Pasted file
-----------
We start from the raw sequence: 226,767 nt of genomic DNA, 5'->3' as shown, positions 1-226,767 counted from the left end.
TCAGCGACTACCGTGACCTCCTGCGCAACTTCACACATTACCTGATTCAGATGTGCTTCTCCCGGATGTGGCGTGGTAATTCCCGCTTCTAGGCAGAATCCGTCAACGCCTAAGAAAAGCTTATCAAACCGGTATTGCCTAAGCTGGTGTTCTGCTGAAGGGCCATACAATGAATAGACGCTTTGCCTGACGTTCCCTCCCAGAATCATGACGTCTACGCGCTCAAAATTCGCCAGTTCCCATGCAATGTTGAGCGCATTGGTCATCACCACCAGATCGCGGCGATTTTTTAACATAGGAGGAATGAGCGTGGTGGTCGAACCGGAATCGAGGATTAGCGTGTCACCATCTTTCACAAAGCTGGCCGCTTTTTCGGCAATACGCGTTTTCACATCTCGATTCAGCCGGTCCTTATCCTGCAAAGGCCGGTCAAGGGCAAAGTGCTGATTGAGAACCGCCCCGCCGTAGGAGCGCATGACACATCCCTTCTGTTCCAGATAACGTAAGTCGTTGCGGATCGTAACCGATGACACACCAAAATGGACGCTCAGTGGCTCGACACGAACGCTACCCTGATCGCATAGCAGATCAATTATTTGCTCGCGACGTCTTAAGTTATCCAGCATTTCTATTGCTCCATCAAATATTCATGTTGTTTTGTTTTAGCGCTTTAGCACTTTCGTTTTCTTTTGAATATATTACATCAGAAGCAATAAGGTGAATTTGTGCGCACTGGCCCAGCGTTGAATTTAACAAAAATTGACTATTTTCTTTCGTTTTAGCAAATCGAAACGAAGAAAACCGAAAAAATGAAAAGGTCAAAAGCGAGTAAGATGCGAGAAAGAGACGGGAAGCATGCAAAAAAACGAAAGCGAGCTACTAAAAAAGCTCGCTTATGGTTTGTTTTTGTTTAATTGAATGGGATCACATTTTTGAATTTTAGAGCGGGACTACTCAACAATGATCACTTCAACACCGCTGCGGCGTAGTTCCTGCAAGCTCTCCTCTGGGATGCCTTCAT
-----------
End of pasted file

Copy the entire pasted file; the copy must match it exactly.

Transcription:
We start from the raw sequence: 226,767 nt of genomic DNA, 5'->3' as shown, positions 1-226,767 counted from the left end.
TCAGCGACTACCGTGACCTCCTGCGCAACTTCACACATTACCTGATTCAGATGTGCTTCTCCCGGATGTGGCGTGGTAATTCCCGCTTCTAGGCAGAATCCGTCAACGCCTAAGAAAAGCTTATCAAACCGGTATTGCCTAAGCTGGTGTTCTGCTGAAGGGCCATACAATGAATAGACGCTTTGCCTGACGTTCCCTCCCAGAATCATGACGTCTACGCGCTCAAAATTCGCCAGTTCCCATGCAATGTTGAGCGCATTGGTCATCACCACCAGATCGCGGCGATTTTTTAACATAGGAGGAATGAGCGTGGTGGTCGAACCGGAATCGAGGATTAGCGTGTCACCATCTTTCACAAAGCTGGCCGCTTTTTCGGCAATACGCGTTTTCACATCTCGATTCAGCCGGTCCTTATCCTGCAAAGGCCGGTCAAGGGCAAAGTGCTGATTGAGAACCGCCCCGCCGTAGGAGCGCATGACACATCCCTTCTGTTCCAGATAACGTAAGTCGTTGCGGATCGTAACCGATGACACACCAAAATGGACGCTCAGTGGCTCGACACGAACGCTACCCTGATCGCATAGCAGATCAATTATTTGCTCGCGACGTCTTAAGTTATCCAGCATTTCTATTGCTCCATCAAATATTCATGTTGTTTTGTTTTAGCGCTTTAGCACTTTCGTTTTCTTTTGAATATATTACATCAGAAGCAATAAGGTGAATTTGTGCGCACTGGCCCAGCGTTGAATTTAACAAAAATTGACTATTTTCTTTCGTTTTAGCAAATCGAAACGAAGAAAACCGAAAAAATGAAAAGGTCAAAAGCGAGTAAGATGCGAGAAAGAGACGGGAAGCATGCAAAAAAACGAAAGCGAGCTACTAAAAAAGCTCGCTTATGGTTTGTTTTTGTTTAATTGAATGGGATCACATTTTTGAATTTTAGAGCGGGACTACTCAACAATGATCACTTCAACACCGCTGCGGCGTAGTTCCTGCAAGCTCTCCTCTGGGATGCCTTCAT